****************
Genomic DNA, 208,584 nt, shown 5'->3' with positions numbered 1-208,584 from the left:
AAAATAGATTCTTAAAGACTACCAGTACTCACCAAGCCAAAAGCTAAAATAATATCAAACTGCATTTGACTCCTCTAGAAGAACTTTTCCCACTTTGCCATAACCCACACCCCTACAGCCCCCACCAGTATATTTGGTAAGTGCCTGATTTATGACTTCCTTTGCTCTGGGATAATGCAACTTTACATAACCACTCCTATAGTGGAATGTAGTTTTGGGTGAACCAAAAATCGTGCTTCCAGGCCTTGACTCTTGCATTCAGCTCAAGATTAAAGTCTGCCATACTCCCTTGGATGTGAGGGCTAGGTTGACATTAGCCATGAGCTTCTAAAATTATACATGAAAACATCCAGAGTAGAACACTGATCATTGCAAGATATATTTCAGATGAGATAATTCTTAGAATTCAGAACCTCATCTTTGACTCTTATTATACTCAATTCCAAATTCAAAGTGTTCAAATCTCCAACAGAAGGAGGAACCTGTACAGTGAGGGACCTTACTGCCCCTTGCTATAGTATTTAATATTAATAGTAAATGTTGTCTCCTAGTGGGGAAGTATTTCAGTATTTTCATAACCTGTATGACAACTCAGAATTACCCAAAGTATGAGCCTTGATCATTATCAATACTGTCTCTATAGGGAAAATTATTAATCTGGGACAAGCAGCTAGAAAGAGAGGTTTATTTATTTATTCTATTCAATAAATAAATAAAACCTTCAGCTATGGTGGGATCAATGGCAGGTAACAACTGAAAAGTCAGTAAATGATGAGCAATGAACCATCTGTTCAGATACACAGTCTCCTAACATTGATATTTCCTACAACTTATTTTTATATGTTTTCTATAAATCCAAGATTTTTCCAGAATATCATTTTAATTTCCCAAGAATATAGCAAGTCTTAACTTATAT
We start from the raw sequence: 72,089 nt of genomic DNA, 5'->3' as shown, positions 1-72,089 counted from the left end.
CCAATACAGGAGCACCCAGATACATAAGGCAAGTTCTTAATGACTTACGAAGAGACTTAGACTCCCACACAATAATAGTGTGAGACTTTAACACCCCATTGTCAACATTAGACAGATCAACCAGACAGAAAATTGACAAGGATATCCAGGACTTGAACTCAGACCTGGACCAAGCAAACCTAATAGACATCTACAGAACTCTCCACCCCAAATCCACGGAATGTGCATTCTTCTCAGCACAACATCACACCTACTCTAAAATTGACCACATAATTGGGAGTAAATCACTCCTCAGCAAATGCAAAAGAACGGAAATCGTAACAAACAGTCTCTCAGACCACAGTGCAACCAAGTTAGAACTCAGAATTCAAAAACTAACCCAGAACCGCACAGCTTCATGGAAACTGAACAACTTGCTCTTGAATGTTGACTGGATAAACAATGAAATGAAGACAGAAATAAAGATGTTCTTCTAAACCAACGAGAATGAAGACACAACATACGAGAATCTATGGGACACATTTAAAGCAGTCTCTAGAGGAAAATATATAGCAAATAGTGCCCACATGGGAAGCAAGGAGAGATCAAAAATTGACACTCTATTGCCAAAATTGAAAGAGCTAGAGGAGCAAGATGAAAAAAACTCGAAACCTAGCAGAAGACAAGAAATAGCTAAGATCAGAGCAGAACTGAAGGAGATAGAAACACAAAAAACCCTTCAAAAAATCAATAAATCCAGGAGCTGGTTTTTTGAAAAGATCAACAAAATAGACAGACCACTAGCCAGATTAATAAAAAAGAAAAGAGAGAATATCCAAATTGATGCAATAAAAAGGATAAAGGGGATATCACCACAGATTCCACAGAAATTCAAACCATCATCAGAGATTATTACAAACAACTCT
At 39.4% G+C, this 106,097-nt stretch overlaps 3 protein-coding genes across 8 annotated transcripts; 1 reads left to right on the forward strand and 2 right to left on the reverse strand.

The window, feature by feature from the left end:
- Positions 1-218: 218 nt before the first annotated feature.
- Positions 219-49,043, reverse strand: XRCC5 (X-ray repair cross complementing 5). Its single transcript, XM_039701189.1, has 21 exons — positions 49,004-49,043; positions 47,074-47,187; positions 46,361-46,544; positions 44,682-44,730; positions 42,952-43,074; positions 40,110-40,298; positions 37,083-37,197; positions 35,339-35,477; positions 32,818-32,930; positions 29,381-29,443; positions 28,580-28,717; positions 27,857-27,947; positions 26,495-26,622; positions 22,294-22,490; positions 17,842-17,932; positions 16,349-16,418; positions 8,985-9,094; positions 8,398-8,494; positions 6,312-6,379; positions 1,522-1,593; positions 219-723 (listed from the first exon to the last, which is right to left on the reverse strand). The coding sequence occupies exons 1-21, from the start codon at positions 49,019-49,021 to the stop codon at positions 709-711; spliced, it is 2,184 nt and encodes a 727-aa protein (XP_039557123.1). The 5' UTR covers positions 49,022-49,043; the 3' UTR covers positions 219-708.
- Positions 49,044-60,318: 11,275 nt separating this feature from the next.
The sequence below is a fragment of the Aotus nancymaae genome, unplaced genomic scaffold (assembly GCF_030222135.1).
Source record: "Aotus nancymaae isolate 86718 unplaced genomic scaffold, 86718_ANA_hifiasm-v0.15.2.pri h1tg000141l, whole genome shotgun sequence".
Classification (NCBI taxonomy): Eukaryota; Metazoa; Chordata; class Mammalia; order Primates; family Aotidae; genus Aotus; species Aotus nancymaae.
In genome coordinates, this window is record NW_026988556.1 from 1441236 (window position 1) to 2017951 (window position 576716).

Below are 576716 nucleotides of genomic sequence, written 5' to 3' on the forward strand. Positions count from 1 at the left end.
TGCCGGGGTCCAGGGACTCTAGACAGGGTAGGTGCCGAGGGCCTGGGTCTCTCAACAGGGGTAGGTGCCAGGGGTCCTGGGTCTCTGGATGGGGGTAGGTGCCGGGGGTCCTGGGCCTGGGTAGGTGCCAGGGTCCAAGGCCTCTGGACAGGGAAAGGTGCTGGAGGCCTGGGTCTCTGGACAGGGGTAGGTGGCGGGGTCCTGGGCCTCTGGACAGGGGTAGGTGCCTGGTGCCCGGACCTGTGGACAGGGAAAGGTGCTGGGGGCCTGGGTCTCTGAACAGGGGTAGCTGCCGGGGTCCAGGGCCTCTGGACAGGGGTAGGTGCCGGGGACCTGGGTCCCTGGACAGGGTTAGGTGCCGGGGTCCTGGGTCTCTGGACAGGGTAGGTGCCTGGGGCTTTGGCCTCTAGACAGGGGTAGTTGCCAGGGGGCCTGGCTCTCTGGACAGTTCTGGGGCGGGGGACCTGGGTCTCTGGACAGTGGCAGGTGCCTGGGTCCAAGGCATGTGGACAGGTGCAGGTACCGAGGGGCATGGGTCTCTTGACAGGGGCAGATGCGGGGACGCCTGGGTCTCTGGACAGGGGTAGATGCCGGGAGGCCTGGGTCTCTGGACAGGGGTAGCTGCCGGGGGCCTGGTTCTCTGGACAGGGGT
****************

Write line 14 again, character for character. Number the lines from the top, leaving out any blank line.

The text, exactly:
Below are 576716 nucleotides of genomic sequence, written 5' to 3' on the forward strand. Positions count from 1 at the left end.